In the Middle Ages , the trading company offered a much-used opportunity to distribute work and financial risk in economic life. Trading companies organized themselves without exception as partnerships. In the Mediterranean region there were trading companies in the seaside towns as early as the High Middle Ages , but their organization differed locally. The supraregional effective forms of the Commenda (in sea ​​trade ) and the Compagnia (in land trade ) established themselves at the beginning of the 12th century. At Commenda , the trading company consisted of two partners, an investor and a borrower, while at Compagnia several partners met for a limited period (usually for a period of 3–5 years). In addition to the shareholders' equity, these companies were already familiar with raising capital in the form of risk capital ( Italian accommandita ) and fixed-income capital ( Italian depositum ). The limited liability of such a company in the event of default was first documented in Florence in 1408. The oldest document about the establishment of an Italian , sea trade oriented commenda ( Latin commendare , "to entrust" ) comes from Venice from May 1072. It was considered a trading company in the form of a silent partnership in which someone took over the sale of foreign goods at sea for a share of the profit. In 1165 the Maritime Society ( Italian societas maris ) followed in Genoa with mutual capital contribution . In 1166 they were subjected to a legal regulation in Pisa and Florence. After that, around 1276, the land trading company ( Italian societas terrae ) emerged, which operated internal trade between markets. Italian sources spoke of companies ( Italian societas ) when the company risk , profit or costs were to be borne by several people. However, it is unclear whether the Commenda was recognized in Roman law . In the banking industry of Florence, the commenda developed into a major form of capital investment in the 14th century, alongside the Latin deposit . The limited liability of the "commendator" as the original form of the limited partnership found legal expression in Florence in 1408.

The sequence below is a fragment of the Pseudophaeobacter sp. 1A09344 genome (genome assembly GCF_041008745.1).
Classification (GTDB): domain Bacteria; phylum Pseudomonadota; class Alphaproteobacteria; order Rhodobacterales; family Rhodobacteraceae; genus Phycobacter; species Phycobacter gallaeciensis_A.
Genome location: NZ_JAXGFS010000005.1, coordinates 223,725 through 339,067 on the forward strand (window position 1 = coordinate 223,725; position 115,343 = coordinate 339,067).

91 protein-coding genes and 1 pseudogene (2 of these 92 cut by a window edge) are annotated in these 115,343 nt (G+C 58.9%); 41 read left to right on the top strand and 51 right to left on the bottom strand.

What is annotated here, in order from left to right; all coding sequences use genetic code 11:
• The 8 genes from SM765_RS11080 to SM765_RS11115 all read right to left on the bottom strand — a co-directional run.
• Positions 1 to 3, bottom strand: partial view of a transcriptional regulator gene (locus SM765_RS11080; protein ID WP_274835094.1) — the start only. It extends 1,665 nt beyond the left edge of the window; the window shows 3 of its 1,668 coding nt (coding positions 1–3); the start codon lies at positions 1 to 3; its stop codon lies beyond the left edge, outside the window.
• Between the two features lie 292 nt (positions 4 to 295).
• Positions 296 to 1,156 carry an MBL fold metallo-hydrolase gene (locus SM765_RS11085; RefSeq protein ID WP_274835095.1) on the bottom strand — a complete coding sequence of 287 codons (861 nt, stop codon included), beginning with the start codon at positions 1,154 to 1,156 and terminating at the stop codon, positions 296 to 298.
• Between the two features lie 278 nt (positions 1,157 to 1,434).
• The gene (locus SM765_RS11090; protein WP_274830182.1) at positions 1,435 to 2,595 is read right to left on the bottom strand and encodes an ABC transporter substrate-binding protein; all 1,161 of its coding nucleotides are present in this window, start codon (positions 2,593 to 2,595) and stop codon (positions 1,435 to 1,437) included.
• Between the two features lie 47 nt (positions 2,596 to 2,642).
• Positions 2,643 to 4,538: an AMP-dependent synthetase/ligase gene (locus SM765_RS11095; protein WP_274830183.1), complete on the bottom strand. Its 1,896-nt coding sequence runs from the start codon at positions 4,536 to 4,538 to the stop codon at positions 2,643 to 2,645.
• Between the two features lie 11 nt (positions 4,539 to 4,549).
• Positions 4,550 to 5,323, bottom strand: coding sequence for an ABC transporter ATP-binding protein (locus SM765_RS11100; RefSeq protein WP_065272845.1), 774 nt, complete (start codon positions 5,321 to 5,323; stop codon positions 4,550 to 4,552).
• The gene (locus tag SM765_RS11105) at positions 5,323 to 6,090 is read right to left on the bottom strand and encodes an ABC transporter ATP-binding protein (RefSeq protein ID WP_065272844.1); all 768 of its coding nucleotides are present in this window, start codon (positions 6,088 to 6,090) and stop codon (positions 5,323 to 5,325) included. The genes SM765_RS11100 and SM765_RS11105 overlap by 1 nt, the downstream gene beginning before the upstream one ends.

The trade organizations reached a high point in Italy from the middle of the 13th century. In Florence around 1270 there was a double company of the Mozzi-Spini families, which had a ship in Naples loaded with wine and fruit for Tunis in 1290. In 1310 the important company of Lapo and Dolfo de'Bardi was established in Florence with 24 partners, from which various ships in Venice were confiscated in October 1330. The Peruzzi had significant trading privileges in Cyprus and Armenia. These trading houses received purchase prices from their sales of goods and issued bills of exchange , so that the functional separation between trading and banking is not always clearly visible. When in 1339 the English King Edward III. stopped making payments to its creditors, this also resulted in the bankruptcy of the houses of Bardi, Peruzzi and many others.